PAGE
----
- The lower sections of the stairs were heavily damaged by a landslide in February 2015:
Recent News Articles:
Hikers remove Haiku Stairs swing, contracted crew brings down poles
Groups look to buy illegal Haiku Stairs from Board of Water Supply
Hikers above Haiku Stairs trail rescued
Teenage hiker rescued from Moanalua side of Haiku Stairs trail
Could $100 fee reopen Hawaii’s ‘Stairway to Heaven’ hiking trail? (October 2015)
Hawaii’s Iconic ‘Stairway to Heaven’ Hike Might Finally Be Coming Down (June 2015)
Man rescued after breaking ankle near closed Haiku Stairs (June 2015)
An alternative option for the fate of Haiku Stairs (March 2015)
Board of Water Supply explores removing Haiku Stairs (February 2015)
Haiku Stairs, a legal and costly burden? (February 2016)
BWS takes first step to demolish Haiku Stairs (February 2015)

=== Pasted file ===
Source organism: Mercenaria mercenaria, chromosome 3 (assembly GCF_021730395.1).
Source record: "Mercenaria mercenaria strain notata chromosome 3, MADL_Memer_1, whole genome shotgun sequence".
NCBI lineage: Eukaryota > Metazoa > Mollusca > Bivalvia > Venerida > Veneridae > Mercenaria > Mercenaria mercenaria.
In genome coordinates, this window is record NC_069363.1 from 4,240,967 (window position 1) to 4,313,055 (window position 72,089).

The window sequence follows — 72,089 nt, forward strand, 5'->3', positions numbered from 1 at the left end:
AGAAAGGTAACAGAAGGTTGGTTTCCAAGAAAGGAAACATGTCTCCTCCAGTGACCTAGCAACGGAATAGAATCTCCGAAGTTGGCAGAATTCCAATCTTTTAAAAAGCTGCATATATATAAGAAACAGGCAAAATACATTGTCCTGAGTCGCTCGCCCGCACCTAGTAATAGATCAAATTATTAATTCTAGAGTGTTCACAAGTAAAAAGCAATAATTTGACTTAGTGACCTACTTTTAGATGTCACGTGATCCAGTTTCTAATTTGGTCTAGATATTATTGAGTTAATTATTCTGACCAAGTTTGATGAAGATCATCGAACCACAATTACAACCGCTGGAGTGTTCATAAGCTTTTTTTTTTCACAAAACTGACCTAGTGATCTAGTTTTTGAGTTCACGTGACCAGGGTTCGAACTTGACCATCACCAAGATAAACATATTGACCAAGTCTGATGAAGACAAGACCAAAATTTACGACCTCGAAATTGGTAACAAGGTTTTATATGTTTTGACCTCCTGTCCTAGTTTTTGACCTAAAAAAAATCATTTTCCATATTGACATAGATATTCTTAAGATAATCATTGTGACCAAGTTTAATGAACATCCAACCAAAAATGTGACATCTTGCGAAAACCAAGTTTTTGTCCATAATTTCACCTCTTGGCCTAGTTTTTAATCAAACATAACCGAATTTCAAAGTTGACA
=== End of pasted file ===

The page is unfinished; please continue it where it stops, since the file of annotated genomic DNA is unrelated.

Haiku Stairs damaged by landslide, may never reopen (February 2015)
Finally, the comments for this post have been turned off as well. From 2011 to 2016, the comments section for this post was a combination of hatred, gratitude, and questioning. More recently, it turned into a quick place to request for a guide. We DO NOT offer guided hikes up to Haiku Stairs.
Update (6/26/2016): Significant edits have been made to this post because of recent acts of vandalism and graffiti at Kaniakapupu. Please watch the video above, provided by the Department of Land and Natural Resources, for reasons why you should not do this hike. Mahalo.